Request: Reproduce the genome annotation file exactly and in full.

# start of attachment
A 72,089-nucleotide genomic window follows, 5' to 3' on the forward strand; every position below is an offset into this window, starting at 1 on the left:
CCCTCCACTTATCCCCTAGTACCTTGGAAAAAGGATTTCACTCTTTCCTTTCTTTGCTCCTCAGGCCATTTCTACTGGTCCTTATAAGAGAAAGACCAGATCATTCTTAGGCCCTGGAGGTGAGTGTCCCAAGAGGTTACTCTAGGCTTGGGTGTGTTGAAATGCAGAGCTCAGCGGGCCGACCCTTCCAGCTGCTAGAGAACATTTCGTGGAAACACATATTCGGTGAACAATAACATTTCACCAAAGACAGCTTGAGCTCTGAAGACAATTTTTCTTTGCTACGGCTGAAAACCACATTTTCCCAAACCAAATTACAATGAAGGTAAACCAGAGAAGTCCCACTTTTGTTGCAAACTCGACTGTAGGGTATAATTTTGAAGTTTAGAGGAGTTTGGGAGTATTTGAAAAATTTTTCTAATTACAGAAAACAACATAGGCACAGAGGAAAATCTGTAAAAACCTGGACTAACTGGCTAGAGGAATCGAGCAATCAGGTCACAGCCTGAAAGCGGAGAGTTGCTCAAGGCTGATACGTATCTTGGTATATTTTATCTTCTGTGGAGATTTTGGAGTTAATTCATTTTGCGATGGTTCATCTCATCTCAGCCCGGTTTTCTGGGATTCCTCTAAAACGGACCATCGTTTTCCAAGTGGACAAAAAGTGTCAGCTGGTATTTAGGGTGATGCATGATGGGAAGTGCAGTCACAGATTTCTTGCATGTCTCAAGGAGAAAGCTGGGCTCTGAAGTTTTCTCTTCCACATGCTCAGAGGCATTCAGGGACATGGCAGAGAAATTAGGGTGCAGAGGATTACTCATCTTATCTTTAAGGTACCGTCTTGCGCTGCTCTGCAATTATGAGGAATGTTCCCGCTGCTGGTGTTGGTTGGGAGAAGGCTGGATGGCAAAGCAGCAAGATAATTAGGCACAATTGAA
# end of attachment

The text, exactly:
A 72,089-nucleotide genomic window follows, 5' to 3' on the forward strand; every position below is an offset into this window, starting at 1 on the left:
CCCTCCACTTATCCCCTAGTACCTTGGAAAAAGGATTTCACTCTTTCCTTTCTTTGCTCCTCAGGCCATTTCTACTGGTCCTTATAAGAGAAAGACCAGATCATTCTTAGGCCCTGGAGGTGAGTGTCCCAAGAGGTTACTCTAGGCTTGGGTGTGTTGAAATGCAGAGCTCAGCGGGCCGACCCTTCCAGCTGCTAGAGAACATTTCGTGGAAACACATATTCGGTGAACAATAACATTTCACCAAAGACAGCTTGAGCTCTGAAGACAATTTTTCTTTGCTACGGCTGAAAACCACATTTTCCCAAACCAAATTACAATGAAGGTAAACCAGAGAAGTCCCACTTTTGTTGCAAACTCGACTGTAGGGTATAATTTTGAAGTTTAGAGGAGTTTGGGAGTATTTGAAAAATTTTTCTAATTACAGAAAACAACATAGGCACAGAGGAAAATCTGTAAAAACCTGGACTAACTGGCTAGAGGAATCGAGCAATCAGGTCACAGCCTGAAAGCGGAGAGTTGCTCAAGGCTGATACGTATCTTGGTATATTTTATCTTCTGTGGAGATTTTGGAGTTAATTCATTTTGCGATGGTTCATCTCATCTCAGCCCGGTTTTCTGGGATTCCTCTAAAACGGACCATCGTTTTCCAAGTGGACAAAAAGTGTCAGCTGGTATTTAGGGTGATGCATGATGGGAAGTGCAGTCACAGATTTCTTGCATGTCTCAAGGAGAAAGCTGGGCTCTGAAGTTTTCTCTTCCACATGCTCAGAGGCATTCAGGGACATGGCAGAGAAATTAGGGTGCAGAGGATTACTCATCTTATCTTTAAGGTACCGTCTTGCGCTGCTCTGCAATTATGAGGAATGTTCCCGCTGCTGGTGTTGGTTGGGAGAAGGCTGGATGGCAAAGCAGCAAGATAATTAGGCACAATTGAA